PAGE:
Lockdown lessons: James Clifton The MISSION Group

LONDON ON LOCKDOWN © Mark Johnson

It’s been eleven months now since the first lockdown came into effect in the UK and like many, James Clifton, Group Chief Executive of The MISSION Group, has been learning how to live in a new kind of world.

He says the shock and dismay of living in “Covidworld” has affected us all. He insists that, for once, it’s not an adman’s hyperbole to say that life changed and nothing has been the same since. 

Through three lockdowns now, and a comprehensive overhaul of our lives, Clifton believes it’s been “a journey of discovery” as the self-help gang might say.

So he’s shared with us some of the things that he’s learned along the way. And some things he refuses to ‘learn’ (for which he offers a grand hurrah!)

james clifton The Mission Group
James Clifton, The MISSION Group

Missing the office

I miss the office. Yes, working from home was fun at first. But to be honest, the thrill got old pretty quickly and although WFH has its upside, I do really miss the office. The social interaction, the corridor chat, the impromptu coffee meeting, I miss it all. 

I even miss the commute. Yes, working from home has meant increased productivity (we’re all working longer hours than ever before). But I miss feeling the humour and inspiration of colleagues. I miss being physically present at the moment a new idea is born. I miss that group dynamic where we all create magic together.

Yes, it does still happen and we work very hard to do all that virtually, but I still miss the old-fashioned, analogue version.

Creativity thrives in adversity. All the above said, I’m constantly astonished at how people work across disciplines, borders, time zones, languages and cultures to create truly brilliant new ideas. 

It was something of a leap of faith that we could continue to run agencies virtually but a year has proved that, if anything, we underestimated how creativity would thrive in a virtual environment.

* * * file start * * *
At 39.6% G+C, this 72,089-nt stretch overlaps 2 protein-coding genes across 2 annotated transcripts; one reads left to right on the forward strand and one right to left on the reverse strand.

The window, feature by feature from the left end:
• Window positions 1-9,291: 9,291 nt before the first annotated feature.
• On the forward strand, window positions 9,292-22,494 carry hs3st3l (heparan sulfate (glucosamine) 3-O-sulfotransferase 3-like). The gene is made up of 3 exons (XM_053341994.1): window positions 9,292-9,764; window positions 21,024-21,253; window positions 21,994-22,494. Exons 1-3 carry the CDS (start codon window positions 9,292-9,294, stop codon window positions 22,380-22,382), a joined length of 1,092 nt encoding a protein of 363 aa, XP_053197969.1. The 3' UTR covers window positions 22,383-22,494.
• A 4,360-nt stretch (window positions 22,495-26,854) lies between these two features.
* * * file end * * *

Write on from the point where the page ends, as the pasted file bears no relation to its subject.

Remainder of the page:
In fact, it may even have benefitted from having more people, from more cultures and more disciplines involved. 

office
Travel to work: James Clifton misses the office AND the commute!

More ideas. More points of view. More challenges to assumptions. I’ve learned that adversity can genuinely make things stronger. And creativity, I think, is one beneficiary of the new ways of working.

Hiring people

Hiring is hard. It always was difficult to hire the right people, matching not only the academic and experience profiles needed but, especially, getting a handle on the cultural and behavioural profiles of candidates. 

So much is communicated through non-verbal signs, body language and what wasn’t said, as much as what was. That’s all much harder in remote working. 

Now it’s inevitably a more formal interview situation than I’d ideally like, with little opportunity to introduce candidates to their potential colleagues and to observe interactions in a more natural, relaxed context.

For candidates, it’s much harder to get a feel for a workplace from a video interview with a succession of managers. The intangible feel of a place you got simply from walking through the workspace could often tell you, on a subliminal level, whether this was your new home or not. 

It’s tricky to do that remotely so we’ve had to come up with smart workarounds. I’m not sure we’ve cracked it yet or if its crackable at all.

Remote training